The design thinking process is a combination of analysis, experimentation and testing. This page is about the latter. How do you test and when? And what happens if you skip or rush testing? You can read about it in the green part of the LSD series. On this page an ‘exercise to practice testing’ .
To practice testing and come up with a good test setup, it is best to use the product you are working on. But it can help to practice it ‘dry’ with a case outside your field of work. In this exercise devised by us, you let the participants play with test scenarios.
CASE ‘WHITE NOISE’
You are in the car and suddenly you hear a siren. Chances are you don’t know where the sound is coming from. The same phenomenon occurs when a truck reverses out of an alley. Chances are that you cannot locate the sound or not even notice it. And before you know it, you’ll be flat.
Why is this so and what is the alternative?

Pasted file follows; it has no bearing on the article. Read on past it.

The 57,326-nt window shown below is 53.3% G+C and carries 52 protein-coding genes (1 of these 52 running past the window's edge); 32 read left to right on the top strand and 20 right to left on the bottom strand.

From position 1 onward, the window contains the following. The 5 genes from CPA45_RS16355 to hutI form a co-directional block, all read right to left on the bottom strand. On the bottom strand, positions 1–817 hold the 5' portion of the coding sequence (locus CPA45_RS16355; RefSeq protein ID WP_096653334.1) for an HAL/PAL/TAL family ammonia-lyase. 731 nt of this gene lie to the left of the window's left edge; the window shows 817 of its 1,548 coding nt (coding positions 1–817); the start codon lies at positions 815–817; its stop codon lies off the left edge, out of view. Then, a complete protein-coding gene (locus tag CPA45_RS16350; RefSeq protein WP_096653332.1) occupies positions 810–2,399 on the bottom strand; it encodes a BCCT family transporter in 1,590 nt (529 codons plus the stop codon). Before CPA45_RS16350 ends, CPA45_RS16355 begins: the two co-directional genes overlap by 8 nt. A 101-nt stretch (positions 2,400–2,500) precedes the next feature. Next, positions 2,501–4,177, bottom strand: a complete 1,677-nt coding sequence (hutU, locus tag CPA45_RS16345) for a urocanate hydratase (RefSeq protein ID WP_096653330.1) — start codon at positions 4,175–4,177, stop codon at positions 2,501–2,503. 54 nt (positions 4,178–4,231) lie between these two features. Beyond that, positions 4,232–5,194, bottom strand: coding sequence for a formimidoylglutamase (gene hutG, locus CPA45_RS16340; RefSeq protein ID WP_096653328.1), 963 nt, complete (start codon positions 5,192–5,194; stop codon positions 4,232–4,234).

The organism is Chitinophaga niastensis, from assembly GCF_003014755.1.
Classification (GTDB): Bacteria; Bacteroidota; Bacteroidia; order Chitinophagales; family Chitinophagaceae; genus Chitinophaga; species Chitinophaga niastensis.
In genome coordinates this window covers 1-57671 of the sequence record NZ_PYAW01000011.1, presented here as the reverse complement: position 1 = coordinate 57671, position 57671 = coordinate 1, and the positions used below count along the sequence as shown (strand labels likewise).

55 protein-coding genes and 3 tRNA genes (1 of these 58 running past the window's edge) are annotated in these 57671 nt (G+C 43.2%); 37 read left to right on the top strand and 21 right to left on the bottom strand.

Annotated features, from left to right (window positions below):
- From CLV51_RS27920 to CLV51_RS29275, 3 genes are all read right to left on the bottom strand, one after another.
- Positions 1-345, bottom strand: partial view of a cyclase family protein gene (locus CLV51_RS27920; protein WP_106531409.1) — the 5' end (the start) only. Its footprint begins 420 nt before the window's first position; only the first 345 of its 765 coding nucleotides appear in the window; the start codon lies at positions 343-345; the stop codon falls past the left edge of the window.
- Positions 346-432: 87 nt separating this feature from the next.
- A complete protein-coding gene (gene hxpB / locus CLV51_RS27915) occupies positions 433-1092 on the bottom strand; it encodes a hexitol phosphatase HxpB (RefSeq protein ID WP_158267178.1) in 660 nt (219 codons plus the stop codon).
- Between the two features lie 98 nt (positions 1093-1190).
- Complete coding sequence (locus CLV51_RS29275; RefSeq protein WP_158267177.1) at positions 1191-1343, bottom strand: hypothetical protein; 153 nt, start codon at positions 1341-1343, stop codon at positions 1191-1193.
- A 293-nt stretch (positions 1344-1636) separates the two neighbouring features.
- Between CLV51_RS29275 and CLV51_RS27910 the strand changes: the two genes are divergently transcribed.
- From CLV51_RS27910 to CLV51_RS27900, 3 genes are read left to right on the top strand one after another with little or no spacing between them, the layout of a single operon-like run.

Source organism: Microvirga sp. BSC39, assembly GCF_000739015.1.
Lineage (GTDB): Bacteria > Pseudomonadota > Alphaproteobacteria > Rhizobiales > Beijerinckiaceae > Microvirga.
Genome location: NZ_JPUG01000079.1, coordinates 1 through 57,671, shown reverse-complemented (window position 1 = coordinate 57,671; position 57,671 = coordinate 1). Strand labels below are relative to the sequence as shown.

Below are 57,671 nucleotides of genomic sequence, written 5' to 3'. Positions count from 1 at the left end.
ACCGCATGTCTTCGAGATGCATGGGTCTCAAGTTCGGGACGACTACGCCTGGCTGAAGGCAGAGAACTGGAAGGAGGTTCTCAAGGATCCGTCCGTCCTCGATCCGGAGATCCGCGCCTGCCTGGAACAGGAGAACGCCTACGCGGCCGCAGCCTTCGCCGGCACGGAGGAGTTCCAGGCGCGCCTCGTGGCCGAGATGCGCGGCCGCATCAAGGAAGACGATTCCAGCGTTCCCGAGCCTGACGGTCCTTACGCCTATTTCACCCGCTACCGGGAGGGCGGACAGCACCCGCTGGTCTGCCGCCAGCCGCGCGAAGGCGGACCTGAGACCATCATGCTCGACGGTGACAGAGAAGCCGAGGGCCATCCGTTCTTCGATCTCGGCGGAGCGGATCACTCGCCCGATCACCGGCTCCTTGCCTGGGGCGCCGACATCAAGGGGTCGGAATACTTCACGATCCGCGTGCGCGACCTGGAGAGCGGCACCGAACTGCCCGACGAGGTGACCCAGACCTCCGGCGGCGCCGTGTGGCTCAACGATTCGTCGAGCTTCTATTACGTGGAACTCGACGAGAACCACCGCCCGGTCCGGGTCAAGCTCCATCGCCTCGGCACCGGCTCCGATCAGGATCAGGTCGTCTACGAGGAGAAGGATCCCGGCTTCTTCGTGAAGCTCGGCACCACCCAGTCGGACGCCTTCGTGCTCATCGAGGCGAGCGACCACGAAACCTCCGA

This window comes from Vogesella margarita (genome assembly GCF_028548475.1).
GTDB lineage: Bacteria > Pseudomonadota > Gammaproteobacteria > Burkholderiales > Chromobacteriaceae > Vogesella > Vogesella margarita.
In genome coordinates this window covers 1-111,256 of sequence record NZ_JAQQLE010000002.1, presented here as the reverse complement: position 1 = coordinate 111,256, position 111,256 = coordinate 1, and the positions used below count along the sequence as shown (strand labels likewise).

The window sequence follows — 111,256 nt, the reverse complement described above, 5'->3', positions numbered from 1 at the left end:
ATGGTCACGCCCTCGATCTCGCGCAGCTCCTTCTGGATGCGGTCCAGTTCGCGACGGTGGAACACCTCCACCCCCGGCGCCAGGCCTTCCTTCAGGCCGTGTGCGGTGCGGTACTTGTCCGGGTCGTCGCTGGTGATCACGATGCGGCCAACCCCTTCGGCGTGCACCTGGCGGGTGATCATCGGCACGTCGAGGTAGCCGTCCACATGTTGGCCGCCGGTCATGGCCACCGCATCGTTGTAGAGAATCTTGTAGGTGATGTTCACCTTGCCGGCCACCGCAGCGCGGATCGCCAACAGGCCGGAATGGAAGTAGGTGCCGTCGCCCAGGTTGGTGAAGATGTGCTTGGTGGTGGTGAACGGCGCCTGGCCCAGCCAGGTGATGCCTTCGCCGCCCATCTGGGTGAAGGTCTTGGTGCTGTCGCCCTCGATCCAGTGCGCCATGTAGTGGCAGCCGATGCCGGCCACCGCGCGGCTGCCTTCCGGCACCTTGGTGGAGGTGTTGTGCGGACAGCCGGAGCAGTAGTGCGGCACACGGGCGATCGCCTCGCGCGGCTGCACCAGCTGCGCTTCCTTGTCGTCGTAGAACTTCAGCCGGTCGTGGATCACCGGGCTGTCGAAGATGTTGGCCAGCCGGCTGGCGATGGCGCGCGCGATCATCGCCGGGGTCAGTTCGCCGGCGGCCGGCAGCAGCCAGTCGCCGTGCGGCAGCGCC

In this fun exercise you will research this (or rather: learn to research). The warning signal for a reversing truck was invented because it is the cheapest way to produce sound. All it takes is a small bi-metal and a low voltage. By energizing the metal, it bends, resulting in high bleeps. But… our brain is not made for these kinds of bleeps at all. We have a hard time locating it. One sound that we can place is the so-called ‘white noise’. This is the annoying sound that you hear if you do not properly adjust your TV to a channel.
In the assignment we will work in pairs. We investigate the frame that ‘white noise’ works much better and thus increases road safety. But how do you test this? How do you compare bleeps to the noise? That is the challenge of the teams.
(The most beautiful test setup we have encountered can be seen in episode 7 of the first season of the Netflix series White Rabbit project ).
As an extra, you can test the white noise technique against the three dimensions of design thinking: is it desirable, technically feasible and economically viable?
Gerjon Zomer, LSD coach